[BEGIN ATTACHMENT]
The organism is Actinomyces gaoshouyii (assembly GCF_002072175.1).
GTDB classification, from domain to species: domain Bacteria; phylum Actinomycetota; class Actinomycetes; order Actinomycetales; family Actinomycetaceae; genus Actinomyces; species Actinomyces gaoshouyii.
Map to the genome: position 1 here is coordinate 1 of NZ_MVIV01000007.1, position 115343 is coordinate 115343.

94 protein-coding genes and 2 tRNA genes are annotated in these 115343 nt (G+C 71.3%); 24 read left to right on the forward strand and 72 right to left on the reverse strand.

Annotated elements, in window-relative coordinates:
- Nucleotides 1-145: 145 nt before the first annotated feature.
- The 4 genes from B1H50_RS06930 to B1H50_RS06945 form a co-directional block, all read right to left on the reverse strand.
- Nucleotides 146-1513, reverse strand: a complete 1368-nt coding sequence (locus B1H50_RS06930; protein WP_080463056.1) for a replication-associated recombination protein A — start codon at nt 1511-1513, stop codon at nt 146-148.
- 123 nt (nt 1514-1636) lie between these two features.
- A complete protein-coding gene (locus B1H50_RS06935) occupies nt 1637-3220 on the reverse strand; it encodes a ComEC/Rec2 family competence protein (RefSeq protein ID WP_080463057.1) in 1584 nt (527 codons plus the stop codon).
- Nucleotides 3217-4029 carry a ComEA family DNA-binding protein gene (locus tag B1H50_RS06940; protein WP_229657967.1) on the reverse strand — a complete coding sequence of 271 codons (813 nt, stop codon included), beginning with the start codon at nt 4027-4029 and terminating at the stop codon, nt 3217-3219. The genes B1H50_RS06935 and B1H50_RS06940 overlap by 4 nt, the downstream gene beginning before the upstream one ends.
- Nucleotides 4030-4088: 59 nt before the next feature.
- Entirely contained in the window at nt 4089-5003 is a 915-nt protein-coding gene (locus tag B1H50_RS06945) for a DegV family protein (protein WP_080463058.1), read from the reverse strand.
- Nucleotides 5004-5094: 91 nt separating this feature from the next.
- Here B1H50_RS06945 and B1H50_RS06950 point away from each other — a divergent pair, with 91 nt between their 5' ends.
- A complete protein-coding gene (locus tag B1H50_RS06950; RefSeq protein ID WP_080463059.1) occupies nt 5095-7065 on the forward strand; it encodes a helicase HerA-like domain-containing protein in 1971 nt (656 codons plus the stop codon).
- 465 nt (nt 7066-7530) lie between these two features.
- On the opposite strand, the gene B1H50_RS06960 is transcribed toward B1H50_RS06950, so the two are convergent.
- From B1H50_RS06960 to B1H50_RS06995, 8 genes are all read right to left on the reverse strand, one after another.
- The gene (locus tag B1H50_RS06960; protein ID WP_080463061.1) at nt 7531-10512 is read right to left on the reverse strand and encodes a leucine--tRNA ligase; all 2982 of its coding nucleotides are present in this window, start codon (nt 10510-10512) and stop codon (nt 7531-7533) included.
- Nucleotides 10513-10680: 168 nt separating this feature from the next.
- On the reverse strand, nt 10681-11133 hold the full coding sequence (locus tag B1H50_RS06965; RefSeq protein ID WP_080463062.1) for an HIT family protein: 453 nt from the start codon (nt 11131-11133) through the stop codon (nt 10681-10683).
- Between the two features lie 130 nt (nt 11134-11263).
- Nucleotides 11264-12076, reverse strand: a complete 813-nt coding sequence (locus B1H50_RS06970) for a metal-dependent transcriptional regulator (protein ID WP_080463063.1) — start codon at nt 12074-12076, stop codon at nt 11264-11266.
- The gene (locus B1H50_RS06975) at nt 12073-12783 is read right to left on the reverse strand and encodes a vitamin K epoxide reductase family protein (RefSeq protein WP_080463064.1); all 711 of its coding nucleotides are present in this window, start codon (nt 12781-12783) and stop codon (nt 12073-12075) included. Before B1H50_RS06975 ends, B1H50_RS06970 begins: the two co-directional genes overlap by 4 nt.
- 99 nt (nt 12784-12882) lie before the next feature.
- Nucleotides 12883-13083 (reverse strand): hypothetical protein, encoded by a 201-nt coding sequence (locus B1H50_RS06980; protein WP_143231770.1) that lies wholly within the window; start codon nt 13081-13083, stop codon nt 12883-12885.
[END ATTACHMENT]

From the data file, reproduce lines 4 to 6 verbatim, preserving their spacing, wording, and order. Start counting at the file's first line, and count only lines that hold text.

94 protein-coding genes and 2 tRNA genes are annotated in these 115343 nt (G+C 71.3%); 24 read left to right on the forward strand and 72 right to left on the reverse strand.

Annotated elements, in window-relative coordinates:
- Nucleotides 1-145: 145 nt before the first annotated feature.